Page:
I wasn’t tired, but it was wet and dark, so I decided to go to the movies. I really wanted to see the new Clooney flick that takes place on Hawaii, but it’s not showing here. Instead, I went to see Twilight 4 of 5, which was better than I’d feared (given the general bad ratings it’s gotten) and reminded me how much there was in that last volume of the series. They got Carter Burwell back for composer, and this time, they nailed the ending — which is pretty hard to do in the middle of a book.

I’m down to 5% battery on my iPad, so I’m going to call it a night and post this.

Originally published at deirdre.net. You can comment here or there.

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Just hold your fingers out in front of the volcano to warm up:

Kilauea at Dawn
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Lori making an offering to Pele on the edge of Kilauea's summit crater. The plume is coming out of Halemaumau crater.

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This may be my favorite of the Kilauea pictures for the following reasons:

1) moon hid partly by the steam
2) fresh lava skittering across the water
3) you can see the cracks in the fresh flow
4) directly above (and behind) the fresh flow, you can see green (trees in this case)
5) fire backlighting some of the clouds

For 3 & 4, you'd probably need to look at original size -- sadly, it's a fairly noisy picture because of the ISO -- it was significantly darker than the picture makes it appear.

Kilauea At Dawn
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Miles driven: 739
Volcanos seen: 5
Lava flows seen: 1
Lava tubes walked through: 1
Brimstone hair days: 1
Vog emissions seen: 1 major, several minor
Maximum elevation: 6632 feet (Saddle road)
Minimum elevation: -108 feet (submarine)
One-lane roads driven on: 6
One-lane unpaved roads driven on: 2
Zebras seen: 1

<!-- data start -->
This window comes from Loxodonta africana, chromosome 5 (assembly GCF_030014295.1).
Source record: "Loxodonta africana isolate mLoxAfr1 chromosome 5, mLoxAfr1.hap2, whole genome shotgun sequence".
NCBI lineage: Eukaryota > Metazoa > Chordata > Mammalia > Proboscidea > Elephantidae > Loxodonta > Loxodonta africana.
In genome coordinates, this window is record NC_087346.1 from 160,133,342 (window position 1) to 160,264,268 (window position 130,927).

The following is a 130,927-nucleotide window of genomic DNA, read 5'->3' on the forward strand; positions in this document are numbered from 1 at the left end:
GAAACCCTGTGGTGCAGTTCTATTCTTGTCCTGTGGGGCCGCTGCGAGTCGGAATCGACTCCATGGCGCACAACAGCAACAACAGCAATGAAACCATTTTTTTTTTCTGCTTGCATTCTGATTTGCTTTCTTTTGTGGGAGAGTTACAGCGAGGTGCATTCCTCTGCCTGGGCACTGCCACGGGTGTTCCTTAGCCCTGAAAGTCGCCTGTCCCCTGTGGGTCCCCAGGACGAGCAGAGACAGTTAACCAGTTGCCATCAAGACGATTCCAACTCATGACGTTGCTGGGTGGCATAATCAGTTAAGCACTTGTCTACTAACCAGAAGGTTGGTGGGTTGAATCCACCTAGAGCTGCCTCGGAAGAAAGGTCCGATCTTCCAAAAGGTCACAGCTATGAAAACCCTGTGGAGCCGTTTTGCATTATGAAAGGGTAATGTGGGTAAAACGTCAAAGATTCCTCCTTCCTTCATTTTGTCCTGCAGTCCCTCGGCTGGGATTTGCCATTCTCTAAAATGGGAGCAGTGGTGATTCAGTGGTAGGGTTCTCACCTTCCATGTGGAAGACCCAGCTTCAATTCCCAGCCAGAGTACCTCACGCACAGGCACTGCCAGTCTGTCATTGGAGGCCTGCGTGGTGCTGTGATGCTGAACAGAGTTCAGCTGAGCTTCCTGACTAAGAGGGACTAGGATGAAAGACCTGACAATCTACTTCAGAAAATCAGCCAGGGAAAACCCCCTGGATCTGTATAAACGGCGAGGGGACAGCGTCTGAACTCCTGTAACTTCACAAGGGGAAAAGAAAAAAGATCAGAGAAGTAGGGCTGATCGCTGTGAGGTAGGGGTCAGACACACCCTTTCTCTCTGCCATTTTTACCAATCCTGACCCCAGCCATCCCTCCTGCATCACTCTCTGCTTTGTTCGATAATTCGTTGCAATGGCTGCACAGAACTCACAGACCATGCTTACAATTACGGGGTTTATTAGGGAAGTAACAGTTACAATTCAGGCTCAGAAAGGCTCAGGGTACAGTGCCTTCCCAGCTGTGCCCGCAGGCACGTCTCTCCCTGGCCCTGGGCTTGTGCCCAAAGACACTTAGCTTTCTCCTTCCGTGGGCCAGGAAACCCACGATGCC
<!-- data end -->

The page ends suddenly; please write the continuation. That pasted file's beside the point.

Goats standing on mounds: 1
Mong(ooses|eese) seen: 4
Green turtles seen: 1
Hawaiian boars petted: 2
Tallest trees seen: I don't know, but they were huge.
Tallest waterfall seen: 442 feet (sadly, it was too dark to get a good photo)

Heiaus (temples) visited: Several on two different sites, Pu'uhonua o Honaunau and Pu'ukohala Heiau. The fact that there were multiple heiaus on the same site raises questions I will read more about.

I'm thankful I finally got the time and opportunity to study more about the culture and context of one of America's native peoples. No matter how much you read, it's easier to understand in location.
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So, this has been fun and exhausting, and I have 20 mosquito bites on my right arm, but I'm actually not here on vacation.

I keep setting my work in Hawaii or a fictional Polynesia, and I needed some specific location details for a novel I'm revising. Up until now, only a couple of key scenes were in Hilo (and, for logistics reasons, had to be there), but I lacked a sense of the place.

Kilauea dominates life in southeastern Hawaii in all kinds of subtle ways, and I feel the volcanoes are a much bigger day-to-day influence than on other islands I've visited.

The tour I went on today, the lady running it has a house over a lava tube. Just ponder that for a moment....

Anyhow, I'm exhausted and need to sleep....